25. Davy on Tue, 7th Nov 2017 2:43 am 

    “AND… Both are currently in Saudi Arabia doing similar things. China is now KSA’s main oil buyer. Russia is selling weapons systems and building nuke plants in Saudi Arabia. Soon they will start negotiating in rubbles and yuan. At that point, the petrodollar will die quickly.”
    Mad kat, you might want to jot down the trade volumes you are talking about in relation to total global trade. You may want to review the reality of the petrodollar which is greatly diminished these day. Oil producers are experiencing net outflows not inflows these day. You might want to just stay out of economics and finance because you don’t have any background in it. All you are is an emotional agent of an anti-American agenda distorting the truth for personal motives.

  26. Cloggie on Tue, 7th Nov 2017 2:49 am 

    https://en.wikipedia.org/wiki/British_Columbia

    Now let me see…

    Area: twice that of France
    Population: 5 million
    Geography: mountains

    BC passed the 90% “renewable” electric power generation phase about 70 years ago.

    That’s great Greg, I am happy for you. But the entire western world exhausted most opportunities for hydro, the easiest form of renewable energy, many decades ago.

    Modern industrial society does not run on “renewable” electricity.

    Not yet. 2050. Patience.

    It runs on fossil fuels, and so does “electricity”.

    Well apparently not in British Columbia, where they have 90% electricity from hydro.

    https://en.wikipedia.org/wiki/List_of_countries_by_electricity_consumption

    Canadians consume 15,000 kWh/year/capita, one of the highest figures in the world, even higher than the US.

    That is ten times as much as little insignificant me (1500 kWh/year)and his 6 solar panels, supplying 90% of his electricity (admittedly as a “grid-weenie”/Ghung). And I am fine with my computers, tablets, broad screen TV, fridge (60 kWh/year), freezer (200 kWh/year), washing machine (once a week 1 Kwh), electric cooking plates/oven, CV pump, 24h wifi router.

    I wonder how Canadians manage to consume 15,000 freaking kWh/year? Do they electrically heat their homes with the windows open?!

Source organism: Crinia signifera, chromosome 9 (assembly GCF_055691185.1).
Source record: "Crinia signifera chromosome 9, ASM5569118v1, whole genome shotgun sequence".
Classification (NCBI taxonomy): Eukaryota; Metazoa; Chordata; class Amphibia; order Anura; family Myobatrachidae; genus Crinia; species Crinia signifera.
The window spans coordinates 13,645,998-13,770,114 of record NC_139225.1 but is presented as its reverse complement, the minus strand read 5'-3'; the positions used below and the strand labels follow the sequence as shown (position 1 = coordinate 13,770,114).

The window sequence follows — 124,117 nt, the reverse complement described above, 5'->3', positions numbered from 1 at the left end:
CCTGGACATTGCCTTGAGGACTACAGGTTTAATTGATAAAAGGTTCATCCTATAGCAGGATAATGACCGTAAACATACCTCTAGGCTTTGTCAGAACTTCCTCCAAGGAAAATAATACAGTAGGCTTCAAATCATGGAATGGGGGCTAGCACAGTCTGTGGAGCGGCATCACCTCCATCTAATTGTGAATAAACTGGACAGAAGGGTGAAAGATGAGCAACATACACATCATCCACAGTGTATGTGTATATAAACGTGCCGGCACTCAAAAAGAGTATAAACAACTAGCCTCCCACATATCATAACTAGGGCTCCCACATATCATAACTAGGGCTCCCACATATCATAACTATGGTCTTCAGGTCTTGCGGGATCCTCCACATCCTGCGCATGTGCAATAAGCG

27. Davy on Tue, 7th Nov 2017 2:54 am 

    Casino gamblers China, Russia, and Goldman left holding the bag of shit.

    “Goldman’s Asset Arm Takes Big Hit On Venezuelan Bond Bloodbath”
    http://tinyurl.com/yatnalcu

    “Venezuela’s plans to restructure its debts are riddled with complications. The mess of bonds issued by the country and PDVSA are hard to disentangle, and oil exports — the country’s sole financial lifeline — are vulnerable to seizures from litigious creditors. However, the biggest wrinkle is the US government’s sanctions on Venezuela, unveiled in August after the GSAM deal. In practice, they prohibit any US institutions from involvement in any Venezuelan debt restructuring. “Sanctions will prevent a conventional exchange offer,” said Lee Buchheit, a senior partner at Cleary Gottlieb, who has represented a series of countries when they restructure their debts. “It’s really not clear what Maduro has in mind, or whether he even has anything in mind.” Venezuela owes about $750m in bond arrears and is facing a further $965m of interest payments over November and December, calculates Patrick Esteruelas, global head of research at Emso Asset Management. If Caracas has run out of money — and Russia or China decline to extend more loans to Venezuela — it will have to default. But as long as US sanctions remain in place, this will push Venezuela into financial purgatory of a protracted, unresolvable debt default. “In a world where you can’t pay and you can’t restructure, all you can do is default,” Mr Koenigsberger said. “Even without the sanction, this would have been an exceptionally tough debt restructuring. It will now be exponentially harder than anything we have seen before. And I don’t think that is priced in yet.”

  28. GregT on Tue, 7th Nov 2017 9:48 am 

    “Well apparently not in British Columbia, where they have 90% electricity from hydro.”

    British Columbia s still completely reliant on fossil fuels, despite generating over 90% of it’s electricity from ‘renewable’ sources. When Germany ever reaches that same threshold, get back to us on how they also still do not rely on fossil fuels for modern industrial society, and the utilization, and the generation, of electricity.

  29. GregT on Tue, 7th Nov 2017 10:04 am 

    “I wonder how Canadians manage to consume 15,000 freaking kWh/year? Do they electrically heat their homes with the windows open?!”

    Long, very cold winters, and cheap electricity.

  30. Davy on Tue, 7th Nov 2017 10:52 am 

    Widdle g, you have a few million people. Try to put things in perspective.

  31. Cloggie on Tue, 7th Nov 2017 11:48 am 

    @GregT

    Here the blueprint for a 100% renewable energy base, from the German Fraunhofer Institute, no fools:

    https://deepresource.wordpress.com/2017/09/16/blueprint-100-renewable-energy-base-for-germany/

    We’ll get back to you alright.
    Keep your wallet at hand 😉

  32. GregT on Tue, 7th Nov 2017 12:15 pm 

    “Widdle g, you have a few million people. Try to put things in perspective.”

    I do not ‘have’ anybody but myself. The same as you, or anybody else for that matter.

    My perspective is not delusional, like yours is.

  33. GregT on Tue, 7th Nov 2017 12:28 pm